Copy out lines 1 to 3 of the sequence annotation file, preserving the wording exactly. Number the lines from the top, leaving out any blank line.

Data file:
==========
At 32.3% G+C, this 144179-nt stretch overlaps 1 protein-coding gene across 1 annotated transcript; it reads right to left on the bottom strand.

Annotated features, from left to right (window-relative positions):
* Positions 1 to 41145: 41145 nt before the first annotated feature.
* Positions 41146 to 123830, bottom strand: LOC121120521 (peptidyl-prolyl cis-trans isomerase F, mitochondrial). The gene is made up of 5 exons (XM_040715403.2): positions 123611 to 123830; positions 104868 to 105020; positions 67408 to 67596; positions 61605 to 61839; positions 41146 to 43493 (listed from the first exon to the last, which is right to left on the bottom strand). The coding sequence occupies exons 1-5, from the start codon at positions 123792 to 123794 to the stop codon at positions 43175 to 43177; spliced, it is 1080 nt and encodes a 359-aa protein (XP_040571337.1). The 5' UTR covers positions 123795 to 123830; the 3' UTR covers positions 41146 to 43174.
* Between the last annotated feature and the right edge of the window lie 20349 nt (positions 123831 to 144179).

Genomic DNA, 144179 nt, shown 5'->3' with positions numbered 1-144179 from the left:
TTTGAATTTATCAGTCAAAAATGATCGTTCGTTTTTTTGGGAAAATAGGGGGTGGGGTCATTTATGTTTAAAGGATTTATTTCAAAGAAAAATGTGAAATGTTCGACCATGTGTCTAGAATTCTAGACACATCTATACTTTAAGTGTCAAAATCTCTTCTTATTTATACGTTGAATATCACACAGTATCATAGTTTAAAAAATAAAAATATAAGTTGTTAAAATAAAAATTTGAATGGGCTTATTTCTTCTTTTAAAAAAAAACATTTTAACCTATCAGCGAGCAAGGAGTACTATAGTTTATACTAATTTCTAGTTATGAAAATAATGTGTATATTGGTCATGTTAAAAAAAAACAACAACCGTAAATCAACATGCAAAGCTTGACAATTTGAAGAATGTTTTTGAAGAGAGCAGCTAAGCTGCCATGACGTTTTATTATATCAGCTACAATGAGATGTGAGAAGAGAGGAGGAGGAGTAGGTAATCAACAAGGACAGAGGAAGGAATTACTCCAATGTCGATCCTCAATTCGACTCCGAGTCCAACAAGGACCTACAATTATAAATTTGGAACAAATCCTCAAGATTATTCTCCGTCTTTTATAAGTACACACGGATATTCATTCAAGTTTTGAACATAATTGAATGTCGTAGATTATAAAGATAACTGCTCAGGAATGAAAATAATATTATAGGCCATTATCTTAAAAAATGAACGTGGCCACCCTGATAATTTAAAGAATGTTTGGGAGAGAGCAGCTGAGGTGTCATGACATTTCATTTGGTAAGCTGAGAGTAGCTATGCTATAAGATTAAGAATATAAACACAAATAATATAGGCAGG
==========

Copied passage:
At 32.3% G+C, this 144179-nt stretch overlaps 1 protein-coding gene across 1 annotated transcript; it reads right to left on the bottom strand.

Annotated features, from left to right (window-relative positions):
* Positions 1 to 41145: 41145 nt before the first annotated feature.